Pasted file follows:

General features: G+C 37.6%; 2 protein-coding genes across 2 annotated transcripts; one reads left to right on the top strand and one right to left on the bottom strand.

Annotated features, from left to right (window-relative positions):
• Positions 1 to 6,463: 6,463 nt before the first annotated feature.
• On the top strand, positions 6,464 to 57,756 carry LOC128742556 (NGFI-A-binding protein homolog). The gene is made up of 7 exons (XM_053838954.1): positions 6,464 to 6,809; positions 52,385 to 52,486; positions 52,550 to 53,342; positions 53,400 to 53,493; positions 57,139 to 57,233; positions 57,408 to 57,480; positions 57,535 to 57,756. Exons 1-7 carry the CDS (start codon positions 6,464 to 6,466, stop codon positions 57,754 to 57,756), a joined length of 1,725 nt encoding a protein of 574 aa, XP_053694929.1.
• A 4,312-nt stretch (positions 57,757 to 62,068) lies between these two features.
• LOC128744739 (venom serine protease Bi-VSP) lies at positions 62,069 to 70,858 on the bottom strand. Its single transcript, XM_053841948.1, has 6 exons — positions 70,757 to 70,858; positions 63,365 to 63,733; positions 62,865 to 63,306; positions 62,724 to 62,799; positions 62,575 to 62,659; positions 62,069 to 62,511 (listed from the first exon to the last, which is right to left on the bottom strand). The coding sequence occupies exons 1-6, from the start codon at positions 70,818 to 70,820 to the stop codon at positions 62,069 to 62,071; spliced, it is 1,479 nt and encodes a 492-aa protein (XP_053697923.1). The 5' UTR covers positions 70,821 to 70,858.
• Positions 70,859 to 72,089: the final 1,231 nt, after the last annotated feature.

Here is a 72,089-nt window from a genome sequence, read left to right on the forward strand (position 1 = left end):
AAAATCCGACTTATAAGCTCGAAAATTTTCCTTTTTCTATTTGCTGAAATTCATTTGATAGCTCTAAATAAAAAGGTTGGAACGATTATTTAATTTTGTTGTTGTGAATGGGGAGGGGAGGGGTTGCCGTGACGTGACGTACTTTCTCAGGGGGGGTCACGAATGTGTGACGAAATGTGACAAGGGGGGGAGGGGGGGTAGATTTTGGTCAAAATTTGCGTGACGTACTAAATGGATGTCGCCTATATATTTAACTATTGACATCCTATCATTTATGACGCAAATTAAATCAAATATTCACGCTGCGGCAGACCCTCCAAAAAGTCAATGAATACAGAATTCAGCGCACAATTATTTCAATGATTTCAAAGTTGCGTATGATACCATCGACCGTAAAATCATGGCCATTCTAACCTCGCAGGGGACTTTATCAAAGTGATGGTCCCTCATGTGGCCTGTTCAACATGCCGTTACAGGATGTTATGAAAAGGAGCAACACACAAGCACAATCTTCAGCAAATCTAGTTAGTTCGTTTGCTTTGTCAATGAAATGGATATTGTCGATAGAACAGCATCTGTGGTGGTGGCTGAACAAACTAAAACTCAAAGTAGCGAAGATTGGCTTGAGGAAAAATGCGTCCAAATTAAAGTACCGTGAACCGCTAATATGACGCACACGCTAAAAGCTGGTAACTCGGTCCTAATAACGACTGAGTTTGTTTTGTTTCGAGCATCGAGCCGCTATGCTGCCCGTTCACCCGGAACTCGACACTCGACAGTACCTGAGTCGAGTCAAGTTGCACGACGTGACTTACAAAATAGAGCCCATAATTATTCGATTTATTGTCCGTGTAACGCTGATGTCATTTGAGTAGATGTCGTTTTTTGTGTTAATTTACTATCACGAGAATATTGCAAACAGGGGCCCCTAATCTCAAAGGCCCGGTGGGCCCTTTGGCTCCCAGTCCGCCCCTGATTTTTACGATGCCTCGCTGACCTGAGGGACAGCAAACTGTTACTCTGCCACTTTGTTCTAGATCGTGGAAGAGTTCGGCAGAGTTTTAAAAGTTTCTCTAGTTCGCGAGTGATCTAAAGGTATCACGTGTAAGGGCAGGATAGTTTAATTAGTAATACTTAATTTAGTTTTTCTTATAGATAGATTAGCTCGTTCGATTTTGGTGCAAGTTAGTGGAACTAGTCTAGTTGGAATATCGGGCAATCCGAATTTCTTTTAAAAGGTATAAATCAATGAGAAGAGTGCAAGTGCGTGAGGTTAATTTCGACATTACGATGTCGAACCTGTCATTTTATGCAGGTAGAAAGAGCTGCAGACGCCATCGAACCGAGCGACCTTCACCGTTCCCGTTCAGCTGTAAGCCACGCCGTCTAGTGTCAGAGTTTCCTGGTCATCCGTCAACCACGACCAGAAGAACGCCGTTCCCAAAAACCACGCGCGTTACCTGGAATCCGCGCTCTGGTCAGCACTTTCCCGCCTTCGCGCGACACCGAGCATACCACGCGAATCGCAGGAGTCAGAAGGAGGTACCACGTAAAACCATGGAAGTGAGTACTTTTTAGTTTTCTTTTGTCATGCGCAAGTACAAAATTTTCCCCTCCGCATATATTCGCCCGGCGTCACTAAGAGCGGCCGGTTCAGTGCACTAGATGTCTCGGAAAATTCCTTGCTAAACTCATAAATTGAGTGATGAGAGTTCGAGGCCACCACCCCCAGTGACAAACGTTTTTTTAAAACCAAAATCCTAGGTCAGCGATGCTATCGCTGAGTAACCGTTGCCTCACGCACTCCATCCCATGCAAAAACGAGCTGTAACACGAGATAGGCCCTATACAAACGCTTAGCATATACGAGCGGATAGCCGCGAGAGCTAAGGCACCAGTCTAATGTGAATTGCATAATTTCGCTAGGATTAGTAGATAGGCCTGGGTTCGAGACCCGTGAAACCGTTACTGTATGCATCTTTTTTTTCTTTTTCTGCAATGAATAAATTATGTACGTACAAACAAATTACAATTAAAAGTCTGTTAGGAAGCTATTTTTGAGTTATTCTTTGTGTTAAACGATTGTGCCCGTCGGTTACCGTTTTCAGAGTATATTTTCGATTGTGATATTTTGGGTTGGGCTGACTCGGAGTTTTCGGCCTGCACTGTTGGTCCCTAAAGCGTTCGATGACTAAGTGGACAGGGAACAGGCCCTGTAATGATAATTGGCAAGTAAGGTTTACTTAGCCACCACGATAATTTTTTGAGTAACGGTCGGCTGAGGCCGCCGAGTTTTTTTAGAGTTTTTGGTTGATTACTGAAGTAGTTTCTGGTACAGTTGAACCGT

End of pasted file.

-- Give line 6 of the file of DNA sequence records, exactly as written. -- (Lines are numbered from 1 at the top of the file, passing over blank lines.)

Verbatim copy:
• LOC128744739 (venom serine protease Bi-VSP) lies at positions 62,069 to 70,858 on the bottom strand. Its single transcript, XM_053841948.1, has 6 exons — positions 70,757 to 70,858; positions 63,365 to 63,733; positions 62,865 to 63,306; positions 62,724 to 62,799; positions 62,575 to 62,659; positions 62,069 to 62,511 (listed from the first exon to the last, which is right to left on the bottom strand). The coding sequence occupies exons 1-6, from the start codon at positions 70,818 to 70,820 to the stop codon at positions 62,069 to 62,071; spliced, it is 1,479 nt and encodes a 492-aa protein (XP_053697923.1). The 5' UTR covers positions 70,821 to 70,858.